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The Globe to Globe festival is a celebration of the universal language of the stage. Imagine Shakespeare’s plays performed in different languages, from Mandarin to Swahili, Russian to Arabic. 

Each year, the festival invites theatre troupes from around the globe to perform one of the Bard’s plays in their native tongue. It’s a whirlwind tour of culture and creativity, all under the iconic roof of the Globe.

The theatre had no female actors

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During Shakespeare’s time, women were prohibited from taking to the stage. Instead, male actors (often young boys) donned elaborate costumes and wigs to portray female characters. It was a theatre convention of the era, and everyone just went along with it.

So, the next time you watch a Shakespearean play at the Globe and see Juliet or Lady Macbeth portrayed by a man, you’ll understand the history there.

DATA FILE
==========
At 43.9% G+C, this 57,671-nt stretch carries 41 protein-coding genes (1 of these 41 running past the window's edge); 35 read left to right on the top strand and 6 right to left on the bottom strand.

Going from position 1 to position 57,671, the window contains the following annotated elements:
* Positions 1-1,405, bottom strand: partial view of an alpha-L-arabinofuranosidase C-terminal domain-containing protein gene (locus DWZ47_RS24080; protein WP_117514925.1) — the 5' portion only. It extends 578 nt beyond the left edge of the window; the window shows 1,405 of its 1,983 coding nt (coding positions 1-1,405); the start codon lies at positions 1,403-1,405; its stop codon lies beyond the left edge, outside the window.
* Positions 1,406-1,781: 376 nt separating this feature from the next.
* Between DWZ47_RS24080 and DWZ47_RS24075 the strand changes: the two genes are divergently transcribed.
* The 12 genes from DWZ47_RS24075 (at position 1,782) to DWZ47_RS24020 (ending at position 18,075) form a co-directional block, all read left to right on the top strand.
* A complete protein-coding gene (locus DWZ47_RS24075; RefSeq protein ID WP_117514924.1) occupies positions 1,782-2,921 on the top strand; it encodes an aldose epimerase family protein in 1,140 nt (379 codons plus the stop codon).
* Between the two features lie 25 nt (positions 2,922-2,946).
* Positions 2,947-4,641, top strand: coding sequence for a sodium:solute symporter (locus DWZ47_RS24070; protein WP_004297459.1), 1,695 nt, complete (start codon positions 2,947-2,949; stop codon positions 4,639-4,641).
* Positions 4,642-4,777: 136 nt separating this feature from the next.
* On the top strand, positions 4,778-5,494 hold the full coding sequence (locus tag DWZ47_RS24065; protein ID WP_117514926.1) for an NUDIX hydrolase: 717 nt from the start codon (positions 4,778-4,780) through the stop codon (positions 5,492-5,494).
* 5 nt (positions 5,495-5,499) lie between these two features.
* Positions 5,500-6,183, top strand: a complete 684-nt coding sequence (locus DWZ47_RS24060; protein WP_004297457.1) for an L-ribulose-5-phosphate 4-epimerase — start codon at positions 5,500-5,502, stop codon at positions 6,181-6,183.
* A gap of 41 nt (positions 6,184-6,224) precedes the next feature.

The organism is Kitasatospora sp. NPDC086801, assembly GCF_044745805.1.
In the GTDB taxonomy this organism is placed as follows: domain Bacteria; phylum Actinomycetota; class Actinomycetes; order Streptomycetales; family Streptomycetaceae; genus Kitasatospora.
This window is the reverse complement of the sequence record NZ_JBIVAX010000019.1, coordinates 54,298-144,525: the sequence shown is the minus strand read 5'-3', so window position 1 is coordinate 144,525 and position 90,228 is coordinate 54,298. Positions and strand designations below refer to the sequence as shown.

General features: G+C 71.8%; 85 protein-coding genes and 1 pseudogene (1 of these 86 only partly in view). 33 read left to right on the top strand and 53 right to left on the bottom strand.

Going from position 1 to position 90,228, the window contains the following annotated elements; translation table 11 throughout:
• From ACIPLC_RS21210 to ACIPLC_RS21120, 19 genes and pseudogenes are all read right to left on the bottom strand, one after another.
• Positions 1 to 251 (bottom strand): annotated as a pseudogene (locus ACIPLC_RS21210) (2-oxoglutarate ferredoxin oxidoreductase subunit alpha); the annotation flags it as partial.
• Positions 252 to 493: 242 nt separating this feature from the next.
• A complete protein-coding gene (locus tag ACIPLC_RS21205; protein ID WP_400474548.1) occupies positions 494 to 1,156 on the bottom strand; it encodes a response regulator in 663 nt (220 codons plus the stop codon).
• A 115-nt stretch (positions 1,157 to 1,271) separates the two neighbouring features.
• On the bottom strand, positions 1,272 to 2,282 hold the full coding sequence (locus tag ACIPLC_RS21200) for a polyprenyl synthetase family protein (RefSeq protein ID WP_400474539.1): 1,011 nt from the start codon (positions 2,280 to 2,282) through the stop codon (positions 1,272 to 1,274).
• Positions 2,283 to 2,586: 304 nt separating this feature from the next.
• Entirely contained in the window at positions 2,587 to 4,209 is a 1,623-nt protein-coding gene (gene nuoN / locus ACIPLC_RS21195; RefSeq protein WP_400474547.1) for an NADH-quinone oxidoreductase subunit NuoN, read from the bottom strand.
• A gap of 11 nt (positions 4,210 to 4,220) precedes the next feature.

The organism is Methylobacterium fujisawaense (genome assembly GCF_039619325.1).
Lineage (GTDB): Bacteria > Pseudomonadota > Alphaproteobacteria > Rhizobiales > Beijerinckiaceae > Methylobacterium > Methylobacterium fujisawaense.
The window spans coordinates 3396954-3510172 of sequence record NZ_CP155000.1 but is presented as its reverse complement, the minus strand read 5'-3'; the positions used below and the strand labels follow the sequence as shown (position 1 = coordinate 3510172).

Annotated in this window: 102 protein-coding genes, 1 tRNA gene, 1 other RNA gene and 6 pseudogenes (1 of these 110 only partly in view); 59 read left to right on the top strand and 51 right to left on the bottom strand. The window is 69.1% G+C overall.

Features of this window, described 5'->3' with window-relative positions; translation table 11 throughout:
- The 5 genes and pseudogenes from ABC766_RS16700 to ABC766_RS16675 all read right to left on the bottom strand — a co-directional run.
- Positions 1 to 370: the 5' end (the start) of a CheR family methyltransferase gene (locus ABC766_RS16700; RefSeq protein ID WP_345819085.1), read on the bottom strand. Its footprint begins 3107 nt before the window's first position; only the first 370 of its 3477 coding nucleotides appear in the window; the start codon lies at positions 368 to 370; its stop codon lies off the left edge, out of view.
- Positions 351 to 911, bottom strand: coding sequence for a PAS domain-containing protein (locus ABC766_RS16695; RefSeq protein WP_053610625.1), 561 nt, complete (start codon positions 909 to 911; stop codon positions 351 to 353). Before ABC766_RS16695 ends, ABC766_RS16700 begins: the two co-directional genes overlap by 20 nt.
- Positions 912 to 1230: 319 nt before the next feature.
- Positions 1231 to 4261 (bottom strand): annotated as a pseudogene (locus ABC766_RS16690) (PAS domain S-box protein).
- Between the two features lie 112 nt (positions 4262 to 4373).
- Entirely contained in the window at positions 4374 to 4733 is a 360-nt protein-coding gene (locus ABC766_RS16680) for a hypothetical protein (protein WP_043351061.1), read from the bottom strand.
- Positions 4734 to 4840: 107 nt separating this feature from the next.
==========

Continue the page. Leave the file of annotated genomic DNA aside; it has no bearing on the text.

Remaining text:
The Globe Theatre has a unique “tiring house” at the rear of the stage

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In those days, actors didn’t have the luxury of spacious dressing rooms with vanity mirrors and comfy chairs. Instead, they had the tiring house, a small structure at the back of the stage where they could change costumes, apply makeup, and prepare for their entrances.

Now, here’s where it gets fascinating. The term “tiring” doesn’t mean the actors were exhausted (although, let’s be honest, they probably were after all that dramatic emoting). “Tiring” is an old English word for dressing or attire.

Success at The Globe led to Royal approval